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By Sarah Bush | 09-18-2014 09:00 AM

Schneider: Volatility Will Be a Primary Focus for Investors

As Fed policy tightens over the short term, investors will have to actively manage interest rate exposure while looking ahead to a 'new neutral' in the next three to five years, says PIMCO's Jerome Schneider.

Sarah Bush: Hello, my name is Sarah Bush and I'm at the Morningstar ETF Conference. Today, I'm joined by Jerome Schneider from PIMCO.

Thanks very much, Jerome, for joining us.

Jerome Schneider: Thanks so much for having me. Appreciate it.

Bush: So, I thought maybe we could start out since we had the Fed announcement yesterday just by getting an update on how PIMCO is thinking about rates these days.

Schneider: We're obviously in a transformational phase with the Fed. We're going to potentially have [an end to] quantitative easing, which has now been articulated as finishing in the October timeframe. And as we see, there is an improving job economy. We're, obviously, focused on wage pressures. That's what Chairman Yellen is focused on right now. And that obviously translates into how robust the economic cycle is going be. It's going to be a reflexive positioning for the Fed--meaning, they're going to have to think about how these factors come together and ultimately how they're going to have to tighten rates.

So, we're still thinking it is mid-2015 in terms of rate tightening. For investors, they're going to have to think about how the markets react to this information. And although the language remained markedly the same yesterday, we did get some clarification on what the exit plan was going to be for the Fed, ultimately. And so the stimulus, as we know it--the growing in the Fed's balance sheet--is going to begin to subside and eventually abate. And that's going to obviously have an impact on various markets around the world.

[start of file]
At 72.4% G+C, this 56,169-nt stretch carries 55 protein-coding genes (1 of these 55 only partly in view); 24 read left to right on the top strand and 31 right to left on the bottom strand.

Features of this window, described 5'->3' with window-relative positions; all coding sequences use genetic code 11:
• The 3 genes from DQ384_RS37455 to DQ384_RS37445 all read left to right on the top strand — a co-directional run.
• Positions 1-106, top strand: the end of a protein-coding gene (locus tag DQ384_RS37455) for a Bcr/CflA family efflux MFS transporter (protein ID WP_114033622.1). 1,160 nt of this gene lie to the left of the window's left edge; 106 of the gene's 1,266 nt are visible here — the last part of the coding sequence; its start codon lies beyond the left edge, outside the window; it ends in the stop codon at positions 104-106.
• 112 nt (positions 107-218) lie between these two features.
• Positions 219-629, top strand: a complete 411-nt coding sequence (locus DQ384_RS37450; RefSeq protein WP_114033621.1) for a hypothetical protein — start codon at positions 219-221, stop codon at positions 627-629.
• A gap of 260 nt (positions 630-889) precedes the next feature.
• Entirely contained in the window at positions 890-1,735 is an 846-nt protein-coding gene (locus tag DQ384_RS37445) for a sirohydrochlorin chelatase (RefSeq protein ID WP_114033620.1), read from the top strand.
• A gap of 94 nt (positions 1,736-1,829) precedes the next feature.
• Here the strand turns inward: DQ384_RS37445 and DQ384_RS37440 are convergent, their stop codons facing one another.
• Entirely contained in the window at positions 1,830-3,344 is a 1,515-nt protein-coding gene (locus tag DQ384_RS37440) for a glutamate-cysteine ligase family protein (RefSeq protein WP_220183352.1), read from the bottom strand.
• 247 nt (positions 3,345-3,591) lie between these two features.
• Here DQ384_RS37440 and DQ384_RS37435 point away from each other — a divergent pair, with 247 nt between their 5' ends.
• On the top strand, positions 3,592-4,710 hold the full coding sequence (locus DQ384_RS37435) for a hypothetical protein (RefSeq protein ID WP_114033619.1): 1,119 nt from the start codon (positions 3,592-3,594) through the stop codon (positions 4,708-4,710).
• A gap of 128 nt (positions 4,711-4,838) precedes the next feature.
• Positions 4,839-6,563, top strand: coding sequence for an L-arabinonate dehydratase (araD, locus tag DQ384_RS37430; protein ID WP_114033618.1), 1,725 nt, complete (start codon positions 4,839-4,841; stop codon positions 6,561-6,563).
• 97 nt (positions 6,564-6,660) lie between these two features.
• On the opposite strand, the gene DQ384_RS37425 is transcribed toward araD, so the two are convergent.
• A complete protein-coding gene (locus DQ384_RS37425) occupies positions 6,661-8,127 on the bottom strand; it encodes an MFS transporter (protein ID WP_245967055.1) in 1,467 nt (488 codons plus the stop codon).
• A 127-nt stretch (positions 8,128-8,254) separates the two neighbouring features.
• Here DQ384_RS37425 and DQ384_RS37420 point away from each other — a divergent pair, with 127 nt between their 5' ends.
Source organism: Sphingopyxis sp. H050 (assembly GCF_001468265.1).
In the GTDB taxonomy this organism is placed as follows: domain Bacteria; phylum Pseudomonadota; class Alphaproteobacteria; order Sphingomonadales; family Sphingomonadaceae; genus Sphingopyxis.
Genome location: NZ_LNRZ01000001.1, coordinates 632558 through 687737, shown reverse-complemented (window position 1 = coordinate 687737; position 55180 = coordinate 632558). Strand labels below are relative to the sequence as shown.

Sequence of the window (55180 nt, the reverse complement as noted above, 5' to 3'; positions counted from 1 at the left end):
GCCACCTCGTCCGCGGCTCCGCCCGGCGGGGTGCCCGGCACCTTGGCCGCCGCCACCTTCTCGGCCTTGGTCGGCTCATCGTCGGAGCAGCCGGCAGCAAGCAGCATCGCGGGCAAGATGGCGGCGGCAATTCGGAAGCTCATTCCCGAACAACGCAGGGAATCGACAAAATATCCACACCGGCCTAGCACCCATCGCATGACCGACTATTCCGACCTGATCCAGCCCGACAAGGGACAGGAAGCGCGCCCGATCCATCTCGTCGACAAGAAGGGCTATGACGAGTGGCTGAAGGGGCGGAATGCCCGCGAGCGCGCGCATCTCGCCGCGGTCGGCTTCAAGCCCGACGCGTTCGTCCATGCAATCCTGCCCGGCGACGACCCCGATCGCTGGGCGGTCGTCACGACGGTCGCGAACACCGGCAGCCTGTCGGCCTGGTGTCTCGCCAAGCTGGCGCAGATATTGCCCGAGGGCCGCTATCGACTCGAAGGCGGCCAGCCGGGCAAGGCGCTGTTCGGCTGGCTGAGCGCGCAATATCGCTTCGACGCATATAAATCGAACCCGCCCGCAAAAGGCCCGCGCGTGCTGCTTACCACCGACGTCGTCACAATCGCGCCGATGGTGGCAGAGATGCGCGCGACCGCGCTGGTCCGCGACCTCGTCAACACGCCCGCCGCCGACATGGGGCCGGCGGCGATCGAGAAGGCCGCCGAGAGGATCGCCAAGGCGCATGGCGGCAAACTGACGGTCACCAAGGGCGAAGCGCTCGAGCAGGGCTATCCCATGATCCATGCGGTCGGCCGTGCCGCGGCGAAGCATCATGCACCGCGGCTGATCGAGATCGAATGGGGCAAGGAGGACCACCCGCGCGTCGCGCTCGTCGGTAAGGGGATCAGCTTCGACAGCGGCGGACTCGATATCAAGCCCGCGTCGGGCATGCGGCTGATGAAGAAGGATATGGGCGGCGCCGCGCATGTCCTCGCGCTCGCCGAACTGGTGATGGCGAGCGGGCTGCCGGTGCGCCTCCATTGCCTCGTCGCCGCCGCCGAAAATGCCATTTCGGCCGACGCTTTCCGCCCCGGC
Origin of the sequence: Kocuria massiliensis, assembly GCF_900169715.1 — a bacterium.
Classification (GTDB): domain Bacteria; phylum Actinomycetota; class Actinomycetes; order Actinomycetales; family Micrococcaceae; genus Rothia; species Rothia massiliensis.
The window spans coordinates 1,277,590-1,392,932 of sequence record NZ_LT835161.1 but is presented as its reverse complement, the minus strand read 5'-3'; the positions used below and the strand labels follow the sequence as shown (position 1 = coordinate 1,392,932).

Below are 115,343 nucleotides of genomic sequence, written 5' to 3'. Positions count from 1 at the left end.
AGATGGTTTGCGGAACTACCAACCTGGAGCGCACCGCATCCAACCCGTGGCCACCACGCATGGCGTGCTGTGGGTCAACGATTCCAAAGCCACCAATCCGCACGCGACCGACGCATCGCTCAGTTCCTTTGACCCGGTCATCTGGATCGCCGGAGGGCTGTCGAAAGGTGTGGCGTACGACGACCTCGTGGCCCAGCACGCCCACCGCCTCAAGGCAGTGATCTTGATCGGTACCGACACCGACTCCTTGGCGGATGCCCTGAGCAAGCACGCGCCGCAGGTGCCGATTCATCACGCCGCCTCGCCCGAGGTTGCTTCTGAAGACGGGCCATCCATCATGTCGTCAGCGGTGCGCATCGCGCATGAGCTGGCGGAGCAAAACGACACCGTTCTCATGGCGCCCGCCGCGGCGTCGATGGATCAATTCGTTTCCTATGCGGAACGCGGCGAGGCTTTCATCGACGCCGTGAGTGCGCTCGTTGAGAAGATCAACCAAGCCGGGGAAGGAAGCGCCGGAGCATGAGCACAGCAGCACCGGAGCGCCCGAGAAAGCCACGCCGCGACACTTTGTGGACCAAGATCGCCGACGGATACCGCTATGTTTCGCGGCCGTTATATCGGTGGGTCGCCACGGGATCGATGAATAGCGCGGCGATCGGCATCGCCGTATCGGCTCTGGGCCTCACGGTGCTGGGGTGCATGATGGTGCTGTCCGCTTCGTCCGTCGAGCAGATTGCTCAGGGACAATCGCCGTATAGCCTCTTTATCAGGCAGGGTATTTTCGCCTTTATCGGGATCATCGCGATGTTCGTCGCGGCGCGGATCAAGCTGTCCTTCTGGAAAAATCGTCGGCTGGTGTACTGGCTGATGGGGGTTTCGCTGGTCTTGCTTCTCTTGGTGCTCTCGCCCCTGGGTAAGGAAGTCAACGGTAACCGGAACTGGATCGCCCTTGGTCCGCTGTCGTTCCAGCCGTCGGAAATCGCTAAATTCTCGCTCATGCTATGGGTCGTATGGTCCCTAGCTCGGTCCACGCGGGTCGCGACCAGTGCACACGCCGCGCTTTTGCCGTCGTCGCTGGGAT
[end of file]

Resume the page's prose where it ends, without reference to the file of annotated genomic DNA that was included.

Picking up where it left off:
More importantly, it is going to focus on the volatility within the market. That's going to be a primary focus for investors going forward. And what that really means is that you need to find risk attributes within your portfolio to accentuate, to help provide income, to help provide safety and performance, and more importantly, total return--and deaccentuate those that might contribute a little more volatility to the market.

And so, for us, thinking about interest rate exposure is one that you’re going to have to actively manage over the short-term horizon--the cyclical horizon--as the U.S. economy improves, which we believe is going to improve over the next year. But ultimately, thinking about what we call “the new neutral” over the next three to five years translates into an investment thesis. And we believe that the ultimate rate will be around 2% at that point in time. But that doesn't necessarily mean that the Fed isn't going to overshoot rates or undershoot rates. That's something that investors are going to have to contend with over the next six to nine months until we ultimately get our first rate hike from the Fed.

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